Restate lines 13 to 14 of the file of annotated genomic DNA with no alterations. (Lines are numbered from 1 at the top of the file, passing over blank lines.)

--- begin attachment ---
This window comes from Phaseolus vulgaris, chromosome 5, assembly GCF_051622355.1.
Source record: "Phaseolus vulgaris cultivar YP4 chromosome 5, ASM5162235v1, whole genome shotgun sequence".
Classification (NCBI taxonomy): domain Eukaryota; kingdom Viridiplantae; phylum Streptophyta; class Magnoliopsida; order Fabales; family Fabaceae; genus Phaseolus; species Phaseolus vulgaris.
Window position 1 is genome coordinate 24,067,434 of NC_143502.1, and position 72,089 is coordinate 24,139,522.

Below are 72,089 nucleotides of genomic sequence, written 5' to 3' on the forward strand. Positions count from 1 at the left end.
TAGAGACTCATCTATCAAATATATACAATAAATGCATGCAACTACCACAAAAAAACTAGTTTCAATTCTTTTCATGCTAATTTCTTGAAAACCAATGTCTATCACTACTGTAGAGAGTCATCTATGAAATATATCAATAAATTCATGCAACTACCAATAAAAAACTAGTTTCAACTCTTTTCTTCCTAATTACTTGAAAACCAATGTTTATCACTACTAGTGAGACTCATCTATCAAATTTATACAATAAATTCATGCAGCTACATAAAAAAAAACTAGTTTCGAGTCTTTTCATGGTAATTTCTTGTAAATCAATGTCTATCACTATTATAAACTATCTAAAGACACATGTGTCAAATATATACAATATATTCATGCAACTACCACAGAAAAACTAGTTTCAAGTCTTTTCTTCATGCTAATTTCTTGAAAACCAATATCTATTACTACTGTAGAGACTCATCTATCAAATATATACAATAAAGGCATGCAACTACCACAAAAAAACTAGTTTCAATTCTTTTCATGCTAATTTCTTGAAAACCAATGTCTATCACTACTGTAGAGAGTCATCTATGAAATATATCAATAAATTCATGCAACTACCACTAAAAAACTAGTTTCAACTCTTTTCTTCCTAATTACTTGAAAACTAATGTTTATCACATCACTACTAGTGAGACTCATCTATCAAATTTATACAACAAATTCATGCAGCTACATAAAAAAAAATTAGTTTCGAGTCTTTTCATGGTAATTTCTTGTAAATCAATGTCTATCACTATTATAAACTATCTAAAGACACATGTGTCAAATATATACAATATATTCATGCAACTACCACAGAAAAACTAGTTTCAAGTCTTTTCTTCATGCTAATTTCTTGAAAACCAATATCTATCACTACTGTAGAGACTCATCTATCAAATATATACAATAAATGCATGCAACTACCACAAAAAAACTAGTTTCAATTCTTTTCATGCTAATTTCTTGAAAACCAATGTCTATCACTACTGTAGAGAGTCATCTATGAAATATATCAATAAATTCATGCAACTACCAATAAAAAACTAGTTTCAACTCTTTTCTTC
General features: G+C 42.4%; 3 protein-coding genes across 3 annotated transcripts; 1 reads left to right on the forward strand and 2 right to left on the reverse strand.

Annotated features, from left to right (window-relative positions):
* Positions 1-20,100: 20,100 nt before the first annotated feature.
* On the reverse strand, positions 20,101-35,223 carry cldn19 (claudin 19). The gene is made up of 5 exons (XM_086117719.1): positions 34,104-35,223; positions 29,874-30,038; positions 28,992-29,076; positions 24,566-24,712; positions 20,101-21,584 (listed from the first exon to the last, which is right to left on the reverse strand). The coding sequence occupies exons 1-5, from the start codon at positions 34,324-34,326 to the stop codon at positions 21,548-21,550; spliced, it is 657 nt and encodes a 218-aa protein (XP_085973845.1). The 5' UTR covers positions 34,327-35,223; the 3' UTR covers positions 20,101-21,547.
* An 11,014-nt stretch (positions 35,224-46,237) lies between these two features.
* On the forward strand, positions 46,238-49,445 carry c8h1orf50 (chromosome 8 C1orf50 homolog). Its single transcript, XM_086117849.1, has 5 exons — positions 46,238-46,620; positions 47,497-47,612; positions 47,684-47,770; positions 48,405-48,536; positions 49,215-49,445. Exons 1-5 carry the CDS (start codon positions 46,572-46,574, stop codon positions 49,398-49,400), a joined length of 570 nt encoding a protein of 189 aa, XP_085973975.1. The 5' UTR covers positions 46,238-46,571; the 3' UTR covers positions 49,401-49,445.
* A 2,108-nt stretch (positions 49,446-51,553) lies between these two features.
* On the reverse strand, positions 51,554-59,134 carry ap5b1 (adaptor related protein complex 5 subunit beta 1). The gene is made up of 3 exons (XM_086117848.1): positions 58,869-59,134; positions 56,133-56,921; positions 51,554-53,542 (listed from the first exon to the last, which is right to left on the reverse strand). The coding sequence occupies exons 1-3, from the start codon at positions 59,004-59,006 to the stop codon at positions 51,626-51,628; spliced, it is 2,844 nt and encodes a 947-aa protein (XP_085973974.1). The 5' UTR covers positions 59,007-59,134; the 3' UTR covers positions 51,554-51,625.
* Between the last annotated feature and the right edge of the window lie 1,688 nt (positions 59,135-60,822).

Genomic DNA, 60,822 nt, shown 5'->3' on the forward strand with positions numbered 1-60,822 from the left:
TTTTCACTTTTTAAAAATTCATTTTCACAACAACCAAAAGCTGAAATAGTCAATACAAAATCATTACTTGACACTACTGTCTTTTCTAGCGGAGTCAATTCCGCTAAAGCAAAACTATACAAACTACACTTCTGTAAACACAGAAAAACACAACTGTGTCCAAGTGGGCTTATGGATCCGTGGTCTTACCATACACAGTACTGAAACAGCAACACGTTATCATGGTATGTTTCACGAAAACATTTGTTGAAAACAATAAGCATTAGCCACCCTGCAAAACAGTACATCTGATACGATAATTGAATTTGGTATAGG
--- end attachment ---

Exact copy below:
* A 2,108-nt stretch (positions 49,446-51,553) lies between these two features.
* On the reverse strand, positions 51,554-59,134 carry ap5b1 (adaptor related protein complex 5 subunit beta 1). The gene is made up of 3 exons (XM_086117848.1): positions 58,869-59,134; positions 56,133-56,921; positions 51,554-53,542 (listed from the first exon to the last, which is right to left on the reverse strand). The coding sequence occupies exons 1-3, from the start codon at positions 59,004-59,006 to the stop codon at positions 51,626-51,628; spliced, it is 2,844 nt and encodes a 947-aa protein (XP_085973974.1). The 5' UTR covers positions 59,007-59,134; the 3' UTR covers positions 51,554-51,625.